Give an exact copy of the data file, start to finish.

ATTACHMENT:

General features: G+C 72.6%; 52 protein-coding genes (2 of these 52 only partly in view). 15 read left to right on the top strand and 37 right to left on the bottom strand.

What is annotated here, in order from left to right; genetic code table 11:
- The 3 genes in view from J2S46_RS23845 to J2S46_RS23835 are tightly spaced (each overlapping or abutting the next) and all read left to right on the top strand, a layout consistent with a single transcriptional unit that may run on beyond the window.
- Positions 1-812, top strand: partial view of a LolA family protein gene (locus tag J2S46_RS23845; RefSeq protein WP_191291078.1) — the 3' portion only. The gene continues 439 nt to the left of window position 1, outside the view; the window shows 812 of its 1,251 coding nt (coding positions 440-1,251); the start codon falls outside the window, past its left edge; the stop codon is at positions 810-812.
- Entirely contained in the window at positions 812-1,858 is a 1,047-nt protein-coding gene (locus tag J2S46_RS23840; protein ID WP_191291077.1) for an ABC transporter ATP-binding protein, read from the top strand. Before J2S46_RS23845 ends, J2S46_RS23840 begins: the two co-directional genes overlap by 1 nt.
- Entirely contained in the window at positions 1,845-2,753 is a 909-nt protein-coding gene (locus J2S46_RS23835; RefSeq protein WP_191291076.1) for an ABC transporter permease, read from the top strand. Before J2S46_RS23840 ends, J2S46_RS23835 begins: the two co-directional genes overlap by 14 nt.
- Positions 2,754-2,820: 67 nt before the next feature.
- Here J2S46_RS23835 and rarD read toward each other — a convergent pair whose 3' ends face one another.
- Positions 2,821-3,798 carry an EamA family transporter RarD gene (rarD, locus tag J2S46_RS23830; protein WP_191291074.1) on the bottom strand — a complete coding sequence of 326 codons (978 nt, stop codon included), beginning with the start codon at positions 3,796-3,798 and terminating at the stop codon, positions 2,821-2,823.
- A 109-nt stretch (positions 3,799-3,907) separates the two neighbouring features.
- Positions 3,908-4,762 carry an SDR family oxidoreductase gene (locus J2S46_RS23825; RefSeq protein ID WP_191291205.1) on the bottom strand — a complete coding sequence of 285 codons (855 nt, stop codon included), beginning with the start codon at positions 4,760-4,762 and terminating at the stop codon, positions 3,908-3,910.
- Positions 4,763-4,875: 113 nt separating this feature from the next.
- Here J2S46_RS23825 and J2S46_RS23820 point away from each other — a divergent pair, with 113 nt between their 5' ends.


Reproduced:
General features: G+C 72.6%; 52 protein-coding genes (2 of these 52 only partly in view). 15 read left to right on the top strand and 37 right to left on the bottom strand.

What is annotated here, in order from left to right; genetic code table 11:
- The 3 genes in view from J2S46_RS23845 to J2S46_RS23835 are tightly spaced (each overlapping or abutting the next) and all read left to right on the top strand, a layout consistent with a single transcriptional unit that may run on beyond the window.
- Positions 1-812, top strand: partial view of a LolA family protein gene (locus tag J2S46_RS23845; RefSeq protein WP_191291078.1) — the 3' portion only. The gene continues 439 nt to the left of window position 1, outside the view; the window shows 812 of its 1,251 coding nt (coding positions 440-1,251); the start codon falls outside the window, past its left edge; the stop codon is at positions 810-812.
- Entirely contained in the window at positions 812-1,858 is a 1,047-nt protein-coding gene (locus tag J2S46_RS23840; protein ID WP_191291077.1) for an ABC transporter ATP-binding protein, read from the top strand. Before J2S46_RS23845 ends, J2S46_RS23840 begins: the two co-directional genes overlap by 1 nt.
- Entirely contained in the window at positions 1,845-2,753 is a 909-nt protein-coding gene (locus J2S46_RS23835; RefSeq protein WP_191291076.1) for an ABC transporter permease, read from the top strand. Before J2S46_RS23840 ends, J2S46_RS23835 begins: the two co-directional genes overlap by 14 nt.
- Positions 2,754-2,820: 67 nt before the next feature.
- Here J2S46_RS23835 and rarD read toward each other — a convergent pair whose 3' ends face one another.
- Positions 2,821-3,798 carry an EamA family transporter RarD gene (rarD, locus tag J2S46_RS23830; protein WP_191291074.1) on the bottom strand — a complete coding sequence of 326 codons (978 nt, stop codon included), beginning with the start codon at positions 3,796-3,798 and terminating at the stop codon, positions 2,821-2,823.
- A 109-nt stretch (positions 3,799-3,907) separates the two neighbouring features.
- Positions 3,908-4,762 carry an SDR family oxidoreductase gene (locus J2S46_RS23825; RefSeq protein ID WP_191291205.1) on the bottom strand — a complete coding sequence of 285 codons (855 nt, stop codon included), beginning with the start codon at positions 4,760-4,762 and terminating at the stop codon, positions 3,908-3,910.
- Positions 4,763-4,875: 113 nt separating this feature from the next.
- Here J2S46_RS23825 and J2S46_RS23820 point away from each other — a divergent pair, with 113 nt between their 5' ends.